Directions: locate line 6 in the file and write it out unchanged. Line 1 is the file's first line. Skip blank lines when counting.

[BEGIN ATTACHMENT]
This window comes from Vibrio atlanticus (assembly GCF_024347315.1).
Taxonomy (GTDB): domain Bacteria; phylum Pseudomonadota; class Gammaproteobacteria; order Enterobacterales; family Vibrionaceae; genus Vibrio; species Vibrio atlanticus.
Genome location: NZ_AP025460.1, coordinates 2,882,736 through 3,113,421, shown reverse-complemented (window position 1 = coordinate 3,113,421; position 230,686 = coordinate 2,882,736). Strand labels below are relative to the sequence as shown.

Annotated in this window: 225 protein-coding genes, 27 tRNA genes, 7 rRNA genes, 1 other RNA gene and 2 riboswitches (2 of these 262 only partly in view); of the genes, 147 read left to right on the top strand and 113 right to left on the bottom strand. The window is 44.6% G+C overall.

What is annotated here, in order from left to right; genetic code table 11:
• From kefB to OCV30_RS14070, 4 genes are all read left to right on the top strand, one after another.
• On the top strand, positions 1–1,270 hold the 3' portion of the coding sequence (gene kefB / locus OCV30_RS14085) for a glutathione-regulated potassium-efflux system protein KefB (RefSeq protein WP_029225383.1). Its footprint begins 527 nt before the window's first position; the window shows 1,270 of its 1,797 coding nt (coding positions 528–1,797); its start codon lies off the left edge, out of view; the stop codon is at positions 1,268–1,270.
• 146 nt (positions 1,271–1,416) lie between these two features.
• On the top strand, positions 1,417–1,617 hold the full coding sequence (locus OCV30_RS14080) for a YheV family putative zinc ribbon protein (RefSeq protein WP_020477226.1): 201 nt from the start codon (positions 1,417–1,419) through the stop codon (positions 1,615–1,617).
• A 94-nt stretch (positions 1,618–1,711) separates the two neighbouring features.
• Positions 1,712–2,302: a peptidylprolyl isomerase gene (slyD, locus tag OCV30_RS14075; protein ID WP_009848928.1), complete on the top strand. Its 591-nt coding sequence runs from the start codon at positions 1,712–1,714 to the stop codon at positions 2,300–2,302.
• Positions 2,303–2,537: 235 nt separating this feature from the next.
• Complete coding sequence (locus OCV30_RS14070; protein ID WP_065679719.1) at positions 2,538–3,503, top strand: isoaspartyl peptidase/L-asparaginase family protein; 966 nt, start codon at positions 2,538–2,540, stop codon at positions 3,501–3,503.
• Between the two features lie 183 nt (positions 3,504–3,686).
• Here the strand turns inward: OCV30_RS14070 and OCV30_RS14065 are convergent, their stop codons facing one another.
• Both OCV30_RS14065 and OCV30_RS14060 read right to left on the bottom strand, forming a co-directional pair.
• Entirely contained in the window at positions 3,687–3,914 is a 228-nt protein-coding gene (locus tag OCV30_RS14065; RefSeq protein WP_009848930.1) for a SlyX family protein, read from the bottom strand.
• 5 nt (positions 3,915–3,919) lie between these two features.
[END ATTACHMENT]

• From kefB to OCV30_RS14070, 4 genes are all read left to right on the top strand, one after another.